Archive for March, 2009

recursive stored procedure

March 11, 2009

The business purpose of this stored procedure is to permit a project to contain a sub-project. Because each sub-project could again contain other projects, it looked like I could potentiall get infinite loops in my logic. Therefore I wanted to prevent loop backs in my chains of projects.

The recursive stored procedure was able to walk up the chain of containing projects, and could be used to prevent a project from being inserted twice in the same chain.

There were a few tricks involved, and since it’s been about a month since I worked on this, I’m not sure I can remember all that, and for the time being will simply post the create scripts and hope that they are not too implementation specific and perhaps useful to somebody.

There are two important tables – a Projects table, where each project has an integer projectkey, and then a ProjectsOfProjects table, where each entry has a parent key, a child key, and a grandparent key. If you walk up a chain of records, at some point the grandparent key is null, and that is the end of the chain.

/****** Object: StoredProcedure [dbo].[ProjectAncestors] Script Date: 03/11/2009 17:14:20 ******/
SET ANSI_NULLS ON
GO
SET QUOTED_IDENTIFIER ON
GO
-- =============================================
/*
-- purpose: can we add this child to the specified parent?
-- return false if no, true if yes,
-- returns all the ancestors by recursively calling itself
-- until the last record has a null for the parent key
-- HOW TO RUN:
-- exec ProjectAncestors 40, 30 , 8 , 1
-- Child key - the current project
-- Parent key - the parent project
-- Parent_ikey - the field in the ikey'th record in the ProjectsOfProjects table where the parent's parent is defined
-- (this is the trick that enables us to "walk up" the table and get all the ancestors
SAMPLES: (we had already set up the ProjectsOfProjects table so that there were some children and parents defined)
exec ProjectsOfProjects_ADD 50 , 30, 8 , 1
NOTE - the first execution of [ProjectAncestors] has to have @start=1

declare @OkToInsert bit
exec @OkToInsert = ProjectAncestors 60,30,8,1
print @OkToInsert

exec ProjectAncestors 40, 30 , 8, 1
*/
-- =============================================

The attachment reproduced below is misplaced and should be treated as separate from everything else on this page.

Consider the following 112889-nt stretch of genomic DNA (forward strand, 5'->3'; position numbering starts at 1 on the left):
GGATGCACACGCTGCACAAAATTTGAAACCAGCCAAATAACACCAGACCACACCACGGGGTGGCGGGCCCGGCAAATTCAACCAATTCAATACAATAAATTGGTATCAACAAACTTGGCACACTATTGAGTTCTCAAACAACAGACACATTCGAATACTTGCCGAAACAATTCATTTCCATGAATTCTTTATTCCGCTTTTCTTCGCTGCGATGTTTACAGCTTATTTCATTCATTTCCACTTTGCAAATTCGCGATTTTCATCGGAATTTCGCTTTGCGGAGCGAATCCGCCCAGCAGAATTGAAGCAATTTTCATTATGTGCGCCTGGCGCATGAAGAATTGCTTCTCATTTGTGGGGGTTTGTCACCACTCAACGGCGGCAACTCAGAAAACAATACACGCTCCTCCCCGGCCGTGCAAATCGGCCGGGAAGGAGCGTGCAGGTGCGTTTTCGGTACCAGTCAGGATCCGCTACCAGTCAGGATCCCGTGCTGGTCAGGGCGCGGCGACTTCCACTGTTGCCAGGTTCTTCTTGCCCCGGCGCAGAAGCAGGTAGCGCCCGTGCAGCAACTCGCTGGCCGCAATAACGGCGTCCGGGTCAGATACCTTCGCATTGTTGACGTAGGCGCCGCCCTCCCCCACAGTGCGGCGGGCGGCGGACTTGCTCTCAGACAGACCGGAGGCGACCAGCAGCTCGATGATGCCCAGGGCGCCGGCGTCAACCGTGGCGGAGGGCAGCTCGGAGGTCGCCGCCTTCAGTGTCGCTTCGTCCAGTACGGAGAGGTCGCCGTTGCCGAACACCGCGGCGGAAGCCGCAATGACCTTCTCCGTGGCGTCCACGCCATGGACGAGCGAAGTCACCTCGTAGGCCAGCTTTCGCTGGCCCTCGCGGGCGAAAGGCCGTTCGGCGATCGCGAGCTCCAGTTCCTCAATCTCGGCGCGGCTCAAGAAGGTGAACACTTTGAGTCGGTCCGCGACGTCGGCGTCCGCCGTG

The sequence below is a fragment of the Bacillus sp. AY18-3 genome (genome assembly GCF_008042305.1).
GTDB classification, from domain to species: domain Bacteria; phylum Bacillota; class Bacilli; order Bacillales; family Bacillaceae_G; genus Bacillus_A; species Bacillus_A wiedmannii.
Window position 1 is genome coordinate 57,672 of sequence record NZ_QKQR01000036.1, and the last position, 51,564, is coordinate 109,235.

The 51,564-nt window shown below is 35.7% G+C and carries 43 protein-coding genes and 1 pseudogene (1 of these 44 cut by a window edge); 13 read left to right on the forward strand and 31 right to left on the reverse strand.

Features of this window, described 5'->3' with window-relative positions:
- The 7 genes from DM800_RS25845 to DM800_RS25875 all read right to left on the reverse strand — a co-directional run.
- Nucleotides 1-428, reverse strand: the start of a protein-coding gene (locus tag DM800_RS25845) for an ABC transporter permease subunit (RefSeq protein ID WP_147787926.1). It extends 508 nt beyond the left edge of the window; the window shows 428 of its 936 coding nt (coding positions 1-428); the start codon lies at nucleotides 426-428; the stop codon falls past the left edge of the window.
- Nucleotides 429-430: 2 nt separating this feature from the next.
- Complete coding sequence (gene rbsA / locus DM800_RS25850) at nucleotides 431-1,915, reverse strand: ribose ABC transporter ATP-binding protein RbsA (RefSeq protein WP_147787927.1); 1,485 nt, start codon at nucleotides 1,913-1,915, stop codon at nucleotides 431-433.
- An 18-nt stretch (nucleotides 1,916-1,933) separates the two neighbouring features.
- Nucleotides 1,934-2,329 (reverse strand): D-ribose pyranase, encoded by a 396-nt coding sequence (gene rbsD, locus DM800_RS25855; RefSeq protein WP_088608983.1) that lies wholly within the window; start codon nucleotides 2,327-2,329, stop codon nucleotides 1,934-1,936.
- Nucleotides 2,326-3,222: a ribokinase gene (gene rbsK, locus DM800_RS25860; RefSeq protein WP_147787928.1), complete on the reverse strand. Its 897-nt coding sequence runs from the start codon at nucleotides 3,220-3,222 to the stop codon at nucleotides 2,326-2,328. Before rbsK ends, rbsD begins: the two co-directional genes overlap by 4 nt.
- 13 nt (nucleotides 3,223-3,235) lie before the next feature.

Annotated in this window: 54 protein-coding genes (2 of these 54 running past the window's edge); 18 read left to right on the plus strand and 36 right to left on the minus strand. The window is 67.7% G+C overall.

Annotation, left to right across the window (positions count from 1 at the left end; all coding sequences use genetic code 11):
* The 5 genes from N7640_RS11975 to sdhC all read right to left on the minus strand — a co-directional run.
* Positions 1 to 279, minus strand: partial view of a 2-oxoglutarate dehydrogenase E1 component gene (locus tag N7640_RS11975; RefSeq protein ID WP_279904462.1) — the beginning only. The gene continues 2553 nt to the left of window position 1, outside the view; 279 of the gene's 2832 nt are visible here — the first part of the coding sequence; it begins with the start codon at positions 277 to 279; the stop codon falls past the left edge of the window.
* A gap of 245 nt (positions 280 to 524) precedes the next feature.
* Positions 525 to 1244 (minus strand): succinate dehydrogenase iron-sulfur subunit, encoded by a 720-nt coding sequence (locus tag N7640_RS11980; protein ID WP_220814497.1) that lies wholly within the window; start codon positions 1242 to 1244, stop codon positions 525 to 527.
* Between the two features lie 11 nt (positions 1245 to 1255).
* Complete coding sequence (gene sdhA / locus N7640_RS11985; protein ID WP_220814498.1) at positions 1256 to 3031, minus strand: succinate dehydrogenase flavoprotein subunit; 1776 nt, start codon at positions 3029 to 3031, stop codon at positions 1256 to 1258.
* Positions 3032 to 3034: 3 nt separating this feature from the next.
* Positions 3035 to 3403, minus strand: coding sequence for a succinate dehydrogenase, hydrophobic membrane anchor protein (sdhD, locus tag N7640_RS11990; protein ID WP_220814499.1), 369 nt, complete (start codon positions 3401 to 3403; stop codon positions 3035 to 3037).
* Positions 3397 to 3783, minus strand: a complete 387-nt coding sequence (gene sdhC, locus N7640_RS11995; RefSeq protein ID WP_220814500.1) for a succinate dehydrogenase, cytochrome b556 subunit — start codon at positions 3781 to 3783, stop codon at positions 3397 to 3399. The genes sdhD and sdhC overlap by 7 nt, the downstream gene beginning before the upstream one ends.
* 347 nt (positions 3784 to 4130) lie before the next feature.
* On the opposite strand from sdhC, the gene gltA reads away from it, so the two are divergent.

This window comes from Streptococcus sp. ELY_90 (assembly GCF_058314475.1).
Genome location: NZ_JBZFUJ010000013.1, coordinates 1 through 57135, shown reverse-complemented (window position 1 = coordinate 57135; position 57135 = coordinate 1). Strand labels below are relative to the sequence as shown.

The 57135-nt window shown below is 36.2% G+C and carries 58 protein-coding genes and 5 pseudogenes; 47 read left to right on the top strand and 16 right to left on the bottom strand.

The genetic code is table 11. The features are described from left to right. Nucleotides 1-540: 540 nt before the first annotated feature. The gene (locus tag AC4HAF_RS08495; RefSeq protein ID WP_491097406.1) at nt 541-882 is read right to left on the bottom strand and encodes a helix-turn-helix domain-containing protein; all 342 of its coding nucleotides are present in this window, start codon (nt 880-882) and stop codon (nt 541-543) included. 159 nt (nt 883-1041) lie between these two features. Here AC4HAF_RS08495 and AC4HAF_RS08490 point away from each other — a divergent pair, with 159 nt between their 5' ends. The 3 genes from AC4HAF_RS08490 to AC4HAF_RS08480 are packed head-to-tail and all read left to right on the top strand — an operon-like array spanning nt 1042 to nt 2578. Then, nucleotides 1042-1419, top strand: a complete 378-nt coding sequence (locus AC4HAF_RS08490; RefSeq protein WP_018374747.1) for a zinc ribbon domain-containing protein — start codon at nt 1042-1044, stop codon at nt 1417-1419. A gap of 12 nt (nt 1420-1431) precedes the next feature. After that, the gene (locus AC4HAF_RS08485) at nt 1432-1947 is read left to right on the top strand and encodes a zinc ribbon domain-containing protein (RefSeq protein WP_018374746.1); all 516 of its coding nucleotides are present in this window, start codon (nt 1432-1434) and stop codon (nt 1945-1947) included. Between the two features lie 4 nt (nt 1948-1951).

CREATE PROCEDURE [dbo].[ProjectAncestors]
@childkey int,
@parentkey int,
@parent_ikey int,
@start int ,
@returncode int OUTPUT

AS
BEGIN
-- SET NOCOUNT ON added to prevent extra result sets from
-- interfering with SELECT statements.
SET NOCOUNT ON;
set @returncode = -99

print '******* run [ProjectAncestors] NestLevel=' + convert(varchar(10), @@nestlevel)

declare @Kount int

-- 1) if temp table doesn't exist, then create it
if @start = 1
begin
IF OBJECT_ID('tempdb..#ProjectAncestors') IS NOT NULL drop table #ProjectAncestors

-- set up the table to hold the chain of ancestors
CREATE TABLE #ProjectAncestors (parentkey INT)
-- set up the table to hold the global variable
CREATE TABLE #GlobalVars (childkey INT)
INSERT INTO #GlobalVars (childkey ) VALUES (@childkey )

print ' set the original childkey ' + convert(varchar(10), @childkey)
end

-- 2) go ahead and insert the parameter
INSERT INTO #ProjectAncestors (parentkey ) VALUES (@parentkey )

-- 3) check for the end - when the parent_ikey is null, there are no more relationships defined in the ProjectOfProjects table
if @parent_ikey is NULL
begin
-- a. is it valid to make the relationship? if the desired child was already in the list of ancestors, then it is NOT
-- BUT - remember, this is a recursive procedure, the child key is changing each time we call it. We need to check
-- on the original child key
declare @original_childkey int
select @original_childkey=childkey from #GlobalVars
print ' test the @original_childkey=' + convert(varchar(12),@original_childkey)
select @Kount = count(*) from #ProjectAncestors where parentkey=@original_childkey

-- return the result set
select * from #ProjectAncestors

drop table #ProjectAncestors

print '[ProjectAncestors] just before return @Kount=' + convert(varchar(10),@Kount )
if @Kount > 0
begin
print ' return 0 from [ProjectAncestors]'
print ' the input child record ' + convert(varchar(25), @original_childkey)
print ' was found in the list of ancestors, and therefore cannot be added'
set @returncode = 0
print ' @returncode in [ProjectAncestors]:' + convert(varchar(10),@returncode )
IF OBJECT_ID('tempdb..#ReturnCode') IS NOT NULL
begin
insert into #ReturnCode (returncode) values (@ReturnCode)
end

return 0
end
else
begin
print ' return 1 from [ProjectAncestors]'
print ' the input child record ' + convert(varchar(25), @original_childkey)
print ' was NOT found in the list of ancestors, and therefore CAN be added'
set @returncode = 1
print ' @returncode in [ProjectAncestors]:' + convert(varchar(10),@returncode )
IF OBJECT_ID('tempdb..#ReturnCode') IS NOT NULL
begin
insert into #ReturnCode (returncode) values (@ReturnCode)
end
return 1
end

end

else
begin
print '@parent_ikey is NOT NULL ' + convert(varchar(10),@parent_ikey)

declare @new_parentkey int
declare @new_ikey int
select @new_parentkey=parentkey, @new_ikey=parent_ikey from ProjectsOfProjects where childkey=@parentkey and ikey=@parent_ikey

-- **************************************************************
-- RECURSIVE CALL
-- **************************************************************
-- if it is not null, we recurse
exec projectAncestors @parentkey, @new_parentkey, @new_ikey , 0 , @returncode
end

END

And the structure of the ProjectOfProjects table is:

CREATE TABLE [dbo].[ProjectsOfProjects](
[ikey] [int] IDENTITY(1,1) NOT NULL,
[parentkey] [int] NOT NULL,
[childkey] [int] NOT NULL,
[parent_ikey] [int] NULL,
CONSTRAINT [PK_ProjectsOfProjects] PRIMARY KEY CLUSTERED
(
[ikey] ASC
)